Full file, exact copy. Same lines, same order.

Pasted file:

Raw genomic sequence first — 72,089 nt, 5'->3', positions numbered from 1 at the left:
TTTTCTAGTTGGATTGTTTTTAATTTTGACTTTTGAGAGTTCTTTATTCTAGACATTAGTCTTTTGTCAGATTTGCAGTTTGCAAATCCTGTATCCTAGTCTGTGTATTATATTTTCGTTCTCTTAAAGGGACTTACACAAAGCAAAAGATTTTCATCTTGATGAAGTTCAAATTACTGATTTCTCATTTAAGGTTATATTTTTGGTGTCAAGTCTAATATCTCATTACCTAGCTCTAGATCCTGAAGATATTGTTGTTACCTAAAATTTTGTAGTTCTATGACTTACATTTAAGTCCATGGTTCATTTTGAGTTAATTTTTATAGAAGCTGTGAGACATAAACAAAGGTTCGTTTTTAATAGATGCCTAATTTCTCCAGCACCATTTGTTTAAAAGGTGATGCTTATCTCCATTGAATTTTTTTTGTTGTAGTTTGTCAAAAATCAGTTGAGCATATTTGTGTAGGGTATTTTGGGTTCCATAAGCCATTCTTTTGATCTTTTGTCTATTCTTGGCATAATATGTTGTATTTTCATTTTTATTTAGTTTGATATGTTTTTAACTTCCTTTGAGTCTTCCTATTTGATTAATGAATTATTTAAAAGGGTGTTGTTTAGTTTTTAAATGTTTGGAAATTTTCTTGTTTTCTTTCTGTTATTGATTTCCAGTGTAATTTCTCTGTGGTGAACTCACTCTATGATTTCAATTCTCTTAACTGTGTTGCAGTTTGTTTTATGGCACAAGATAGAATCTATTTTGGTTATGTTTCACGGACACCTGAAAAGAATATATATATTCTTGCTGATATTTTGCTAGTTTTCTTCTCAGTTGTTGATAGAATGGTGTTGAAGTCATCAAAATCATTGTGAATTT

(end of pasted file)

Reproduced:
Raw genomic sequence first — 72,089 nt, 5'->3', positions numbered from 1 at the left:
TTTTCTAGTTGGATTGTTTTTAATTTTGACTTTTGAGAGTTCTTTATTCTAGACATTAGTCTTTTGTCAGATTTGCAGTTTGCAAATCCTGTATCCTAGTCTGTGTATTATATTTTCGTTCTCTTAAAGGGACTTACACAAAGCAAAAGATTTTCATCTTGATGAAGTTCAAATTACTGATTTCTCATTTAAGGTTATATTTTTGGTGTCAAGTCTAATATCTCATTACCTAGCTCTAGATCCTGAAGATATTGTTGTTACCTAAAATTTTGTAGTTCTATGACTTACATTTAAGTCCATGGTTCATTTTGAGTTAATTTTTATAGAAGCTGTGAGACATAAACAAAGGTTCGTTTTTAATAGATGCCTAATTTCTCCAGCACCATTTGTTTAAAAGGTGATGCTTATCTCCATTGAATTTTTTTTGTTGTAGTTTGTCAAAAATCAGTTGAGCATATTTGTGTAGGGTATTTTGGGTTCCATAAGCCATTCTTTTGATCTTTTGTCTATTCTTGGCATAATATGTTGTATTTTCATTTTTATTTAGTTTGATATGTTTTTAACTTCCTTTGAGTCTTCCTATTTGATTAATGAATTATTTAAAAGGGTGTTGTTTAGTTTTTAAATGTTTGGAAATTTTCTTGTTTTCTTTCTGTTATTGATTTCCAGTGTAATTTCTCTGTGGTGAACTCACTCTATGATTTCAATTCTCTTAACTGTGTTGCAGTTTGTTTTATGGCACAAGATAGAATCTATTTTGGTTATGTTTCACGGACACCTGAAAAGAATATATATATTCTTGCTGATATTTTGCTAGTTTTCTTCTCAGTTGTTGATAGAATGGTGTTGAAGTCATCAAAATCATTGTGAATTT